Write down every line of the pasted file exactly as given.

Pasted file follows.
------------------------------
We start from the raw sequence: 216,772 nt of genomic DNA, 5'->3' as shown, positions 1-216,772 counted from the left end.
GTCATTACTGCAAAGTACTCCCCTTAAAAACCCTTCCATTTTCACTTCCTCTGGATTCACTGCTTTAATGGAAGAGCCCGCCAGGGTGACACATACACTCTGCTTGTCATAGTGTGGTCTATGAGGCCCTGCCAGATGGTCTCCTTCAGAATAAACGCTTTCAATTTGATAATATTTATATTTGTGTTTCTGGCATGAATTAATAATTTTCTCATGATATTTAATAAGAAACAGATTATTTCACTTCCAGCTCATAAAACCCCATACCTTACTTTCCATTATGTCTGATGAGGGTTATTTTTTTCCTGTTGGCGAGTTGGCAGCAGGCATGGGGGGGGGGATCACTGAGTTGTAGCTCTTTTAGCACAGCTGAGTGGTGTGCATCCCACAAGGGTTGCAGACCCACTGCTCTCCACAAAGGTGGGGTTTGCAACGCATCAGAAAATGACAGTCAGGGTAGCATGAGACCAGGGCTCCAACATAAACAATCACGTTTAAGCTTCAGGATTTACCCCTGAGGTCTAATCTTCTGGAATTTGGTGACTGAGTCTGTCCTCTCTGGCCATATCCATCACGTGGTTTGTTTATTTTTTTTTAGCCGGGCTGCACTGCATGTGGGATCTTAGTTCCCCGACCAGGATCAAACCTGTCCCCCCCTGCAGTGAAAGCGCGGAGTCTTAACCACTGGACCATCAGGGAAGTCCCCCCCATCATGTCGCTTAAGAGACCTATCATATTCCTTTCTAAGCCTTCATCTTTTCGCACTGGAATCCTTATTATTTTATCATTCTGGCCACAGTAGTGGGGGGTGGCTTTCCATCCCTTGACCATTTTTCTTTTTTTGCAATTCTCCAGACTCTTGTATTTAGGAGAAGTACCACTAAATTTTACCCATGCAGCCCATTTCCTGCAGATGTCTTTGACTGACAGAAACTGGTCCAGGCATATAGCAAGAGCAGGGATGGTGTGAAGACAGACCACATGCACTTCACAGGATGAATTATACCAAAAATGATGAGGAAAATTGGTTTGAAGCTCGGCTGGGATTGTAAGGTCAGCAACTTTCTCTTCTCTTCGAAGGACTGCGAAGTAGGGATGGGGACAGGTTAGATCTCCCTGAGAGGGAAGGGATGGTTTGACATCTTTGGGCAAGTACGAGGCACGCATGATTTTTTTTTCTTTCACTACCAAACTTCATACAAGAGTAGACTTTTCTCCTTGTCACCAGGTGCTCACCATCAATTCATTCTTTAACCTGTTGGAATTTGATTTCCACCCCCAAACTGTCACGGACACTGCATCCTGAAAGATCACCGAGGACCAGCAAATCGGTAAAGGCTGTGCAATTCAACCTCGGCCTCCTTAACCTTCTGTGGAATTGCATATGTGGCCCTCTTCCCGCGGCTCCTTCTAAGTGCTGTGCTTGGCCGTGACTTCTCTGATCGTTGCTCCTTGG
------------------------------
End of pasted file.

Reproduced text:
We start from the raw sequence: 216,772 nt of genomic DNA, 5'->3' as shown, positions 1-216,772 counted from the left end.
GTCATTACTGCAAAGTACTCCCCTTAAAAACCCTTCCATTTTCACTTCCTCTGGATTCACTGCTTTAATGGAAGAGCCCGCCAGGGTGACACATACACTCTGCTTGTCATAGTGTGGTCTATGAGGCCCTGCCAGATGGTCTCCTTCAGAATAAACGCTTTCAATTTGATAATATTTATATTTGTGTTTCTGGCATGAATTAATAATTTTCTCATGATATTTAATAAGAAACAGATTATTTCACTTCCAGCTCATAAAACCCCATACCTTACTTTCCATTATGTCTGATGAGGGTTATTTTTTTCCTGTTGGCGAGTTGGCAGCAGGCATGGGGGGGGGGATCACTGAGTTGTAGCTCTTTTAGCACAGCTGAGTGGTGTGCATCCCACAAGGGTTGCAGACCCACTGCTCTCCACAAAGGTGGGGTTTGCAACGCATCAGAAAATGACAGTCAGGGTAGCATGAGACCAGGGCTCCAACATAAACAATCACGTTTAAGCTTCAGGATTTACCCCTGAGGTCTAATCTTCTGGAATTTGGTGACTGAGTCTGTCCTCTCTGGCCATATCCATCACGTGGTTTGTTTATTTTTTTTTAGCCGGGCTGCACTGCATGTGGGATCTTAGTTCCCCGACCAGGATCAAACCTGTCCCCCCCTGCAGTGAAAGCGCGGAGTCTTAACCACTGGACCATCAGGGAAGTCCCCCCCATCATGTCGCTTAAGAGACCTATCATATTCCTTTCTAAGCCTTCATCTTTTCGCACTGGAATCCTTATTATTTTATCATTCTGGCCACAGTAGTGGGGGGTGGCTTTCCATCCCTTGACCATTTTTCTTTTTTTGCAATTCTCCAGACTCTTGTATTTAGGAGAAGTACCACTAAATTTTACCCATGCAGCCCATTTCCTGCAGATGTCTTTGACTGACAGAAACTGGTCCAGGCATATAGCAAGAGCAGGGATGGTGTGAAGACAGACCACATGCACTTCACAGGATGAATTATACCAAAAATGATGAGGAAAATTGGTTTGAAGCTCGGCTGGGATTGTAAGGTCAGCAACTTTCTCTTCTCTTCGAAGGACTGCGAAGTAGGGATGGGGACAGGTTAGATCTCCCTGAGAGGGAAGGGATGGTTTGACATCTTTGGGCAAGTACGAGGCACGCATGATTTTTTTTTCTTTCACTACCAAACTTCATACAAGAGTAGACTTTTCTCCTTGTCACCAGGTGCTCACCATCAATTCATTCTTTAACCTGTTGGAATTTGATTTCCACCCCCAAACTGTCACGGACACTGCATCCTGAAAGATCACCGAGGACCAGCAAATCGGTAAAGGCTGTGCAATTCAACCTCGGCCTCCTTAACCTTCTGTGGAATTGCATATGTGGCCCTCTTCCCGCGGCTCCTTCTAAGTGCTGTGCTTGGCCGTGACTTCTCTGATCGTTGCTCCTTGG